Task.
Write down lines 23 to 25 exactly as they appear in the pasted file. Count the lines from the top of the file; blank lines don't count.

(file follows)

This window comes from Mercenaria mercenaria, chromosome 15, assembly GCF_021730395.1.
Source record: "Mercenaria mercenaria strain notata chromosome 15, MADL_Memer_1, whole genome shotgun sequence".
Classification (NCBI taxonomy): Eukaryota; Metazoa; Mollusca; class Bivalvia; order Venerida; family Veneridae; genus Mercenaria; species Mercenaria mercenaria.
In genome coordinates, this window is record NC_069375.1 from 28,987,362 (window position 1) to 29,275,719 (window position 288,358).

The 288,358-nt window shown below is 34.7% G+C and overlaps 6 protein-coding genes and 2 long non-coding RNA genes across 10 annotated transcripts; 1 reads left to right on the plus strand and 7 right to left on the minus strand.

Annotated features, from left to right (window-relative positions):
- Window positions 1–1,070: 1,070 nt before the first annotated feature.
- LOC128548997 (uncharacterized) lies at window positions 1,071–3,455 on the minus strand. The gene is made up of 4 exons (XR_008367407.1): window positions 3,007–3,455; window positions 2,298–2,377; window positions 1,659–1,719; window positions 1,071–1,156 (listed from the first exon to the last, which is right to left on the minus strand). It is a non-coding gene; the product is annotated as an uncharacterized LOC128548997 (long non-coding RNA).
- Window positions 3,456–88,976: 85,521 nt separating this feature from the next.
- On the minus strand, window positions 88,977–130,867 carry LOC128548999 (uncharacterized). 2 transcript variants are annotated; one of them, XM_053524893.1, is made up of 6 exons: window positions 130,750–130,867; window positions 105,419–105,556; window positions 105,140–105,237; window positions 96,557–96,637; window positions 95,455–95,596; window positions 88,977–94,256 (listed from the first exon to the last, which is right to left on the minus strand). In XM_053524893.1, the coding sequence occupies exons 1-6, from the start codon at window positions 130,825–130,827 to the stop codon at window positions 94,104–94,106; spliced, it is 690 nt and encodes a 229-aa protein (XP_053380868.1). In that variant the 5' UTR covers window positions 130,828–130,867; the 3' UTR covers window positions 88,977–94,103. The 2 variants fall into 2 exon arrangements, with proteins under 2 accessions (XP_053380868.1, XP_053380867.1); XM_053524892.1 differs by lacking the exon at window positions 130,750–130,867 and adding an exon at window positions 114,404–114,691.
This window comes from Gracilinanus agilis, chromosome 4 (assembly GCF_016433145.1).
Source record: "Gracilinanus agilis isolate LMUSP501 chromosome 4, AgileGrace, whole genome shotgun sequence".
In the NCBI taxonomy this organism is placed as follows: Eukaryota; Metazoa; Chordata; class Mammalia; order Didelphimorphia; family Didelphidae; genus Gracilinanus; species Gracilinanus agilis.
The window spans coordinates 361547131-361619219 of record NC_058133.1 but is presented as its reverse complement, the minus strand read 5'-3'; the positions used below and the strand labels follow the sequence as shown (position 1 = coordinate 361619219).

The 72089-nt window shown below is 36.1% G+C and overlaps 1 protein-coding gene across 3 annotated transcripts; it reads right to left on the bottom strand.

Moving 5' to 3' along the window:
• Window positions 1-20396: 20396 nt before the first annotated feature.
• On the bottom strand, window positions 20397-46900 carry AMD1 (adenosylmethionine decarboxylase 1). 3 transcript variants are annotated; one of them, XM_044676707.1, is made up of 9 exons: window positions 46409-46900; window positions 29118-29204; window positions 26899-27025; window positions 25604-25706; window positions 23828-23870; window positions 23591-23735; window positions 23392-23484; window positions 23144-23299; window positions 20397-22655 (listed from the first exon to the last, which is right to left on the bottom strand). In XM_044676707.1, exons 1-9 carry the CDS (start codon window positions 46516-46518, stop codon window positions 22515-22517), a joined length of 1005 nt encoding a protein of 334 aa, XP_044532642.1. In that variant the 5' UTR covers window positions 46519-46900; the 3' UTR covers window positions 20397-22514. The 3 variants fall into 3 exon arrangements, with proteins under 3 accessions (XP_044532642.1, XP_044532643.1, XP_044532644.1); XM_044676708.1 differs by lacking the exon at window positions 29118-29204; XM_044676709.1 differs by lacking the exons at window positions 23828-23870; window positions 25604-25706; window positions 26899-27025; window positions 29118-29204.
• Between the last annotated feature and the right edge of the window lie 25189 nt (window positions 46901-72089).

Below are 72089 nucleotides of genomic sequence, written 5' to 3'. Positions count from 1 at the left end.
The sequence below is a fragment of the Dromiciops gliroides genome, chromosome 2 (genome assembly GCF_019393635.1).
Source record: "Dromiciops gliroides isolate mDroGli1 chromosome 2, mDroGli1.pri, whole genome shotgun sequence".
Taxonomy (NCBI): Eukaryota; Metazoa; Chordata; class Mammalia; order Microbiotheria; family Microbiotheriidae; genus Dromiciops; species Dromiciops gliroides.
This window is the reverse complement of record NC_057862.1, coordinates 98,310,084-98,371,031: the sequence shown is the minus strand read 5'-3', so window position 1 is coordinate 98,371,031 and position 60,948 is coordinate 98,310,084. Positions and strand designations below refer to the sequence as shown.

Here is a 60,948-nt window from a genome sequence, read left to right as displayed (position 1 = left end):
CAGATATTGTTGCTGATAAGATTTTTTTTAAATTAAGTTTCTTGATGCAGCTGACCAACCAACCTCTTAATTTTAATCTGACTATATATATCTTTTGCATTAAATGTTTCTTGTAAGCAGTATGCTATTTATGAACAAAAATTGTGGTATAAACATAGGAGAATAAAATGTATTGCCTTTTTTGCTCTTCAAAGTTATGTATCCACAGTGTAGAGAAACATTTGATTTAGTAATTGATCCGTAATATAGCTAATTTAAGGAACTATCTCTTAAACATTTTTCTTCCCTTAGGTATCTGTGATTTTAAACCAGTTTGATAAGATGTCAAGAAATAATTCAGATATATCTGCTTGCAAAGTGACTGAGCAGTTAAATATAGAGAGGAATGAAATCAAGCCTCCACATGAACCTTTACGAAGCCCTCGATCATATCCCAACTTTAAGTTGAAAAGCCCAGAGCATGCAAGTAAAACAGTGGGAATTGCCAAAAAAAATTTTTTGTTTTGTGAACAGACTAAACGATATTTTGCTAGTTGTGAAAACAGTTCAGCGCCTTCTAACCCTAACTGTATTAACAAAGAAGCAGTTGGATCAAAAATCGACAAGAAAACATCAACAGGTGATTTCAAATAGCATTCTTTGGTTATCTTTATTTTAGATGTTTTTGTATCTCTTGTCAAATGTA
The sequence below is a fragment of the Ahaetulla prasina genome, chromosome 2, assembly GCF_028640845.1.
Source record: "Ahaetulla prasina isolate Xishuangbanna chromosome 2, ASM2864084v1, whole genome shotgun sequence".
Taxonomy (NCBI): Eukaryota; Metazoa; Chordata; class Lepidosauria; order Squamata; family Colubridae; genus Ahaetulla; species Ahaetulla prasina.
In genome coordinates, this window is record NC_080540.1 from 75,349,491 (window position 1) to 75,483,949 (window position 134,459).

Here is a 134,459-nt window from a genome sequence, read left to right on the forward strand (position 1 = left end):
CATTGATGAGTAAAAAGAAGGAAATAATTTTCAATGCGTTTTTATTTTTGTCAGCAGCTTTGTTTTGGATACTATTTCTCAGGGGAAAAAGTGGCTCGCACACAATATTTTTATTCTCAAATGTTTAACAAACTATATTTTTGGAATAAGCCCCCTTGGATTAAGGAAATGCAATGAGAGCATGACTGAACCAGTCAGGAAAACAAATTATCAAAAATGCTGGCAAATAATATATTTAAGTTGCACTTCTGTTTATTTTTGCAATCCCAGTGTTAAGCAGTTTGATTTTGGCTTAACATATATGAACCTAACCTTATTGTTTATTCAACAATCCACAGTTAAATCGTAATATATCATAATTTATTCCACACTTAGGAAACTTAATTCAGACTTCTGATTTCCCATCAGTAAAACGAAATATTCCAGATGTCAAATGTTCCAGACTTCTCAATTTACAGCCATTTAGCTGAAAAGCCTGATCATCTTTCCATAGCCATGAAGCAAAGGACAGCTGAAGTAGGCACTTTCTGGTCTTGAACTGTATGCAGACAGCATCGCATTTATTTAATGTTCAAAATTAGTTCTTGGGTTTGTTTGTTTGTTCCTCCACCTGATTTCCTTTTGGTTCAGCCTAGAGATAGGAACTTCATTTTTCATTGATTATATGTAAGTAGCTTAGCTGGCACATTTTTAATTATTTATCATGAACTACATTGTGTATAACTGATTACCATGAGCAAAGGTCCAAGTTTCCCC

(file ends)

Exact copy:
Taxonomy (NCBI): Eukaryota; Metazoa; Chordata; class Mammalia; order Microbiotheria; family Microbiotheriidae; genus Dromiciops; species Dromiciops gliroides.
This window is the reverse complement of record NC_057862.1, coordinates 98,310,084-98,371,031: the sequence shown is the minus strand read 5'-3', so window position 1 is coordinate 98,371,031 and position 60,948 is coordinate 98,310,084. Positions and strand designations below refer to the sequence as shown.

Here is a 60,948-nt window from a genome sequence, read left to right as displayed (position 1 = left end):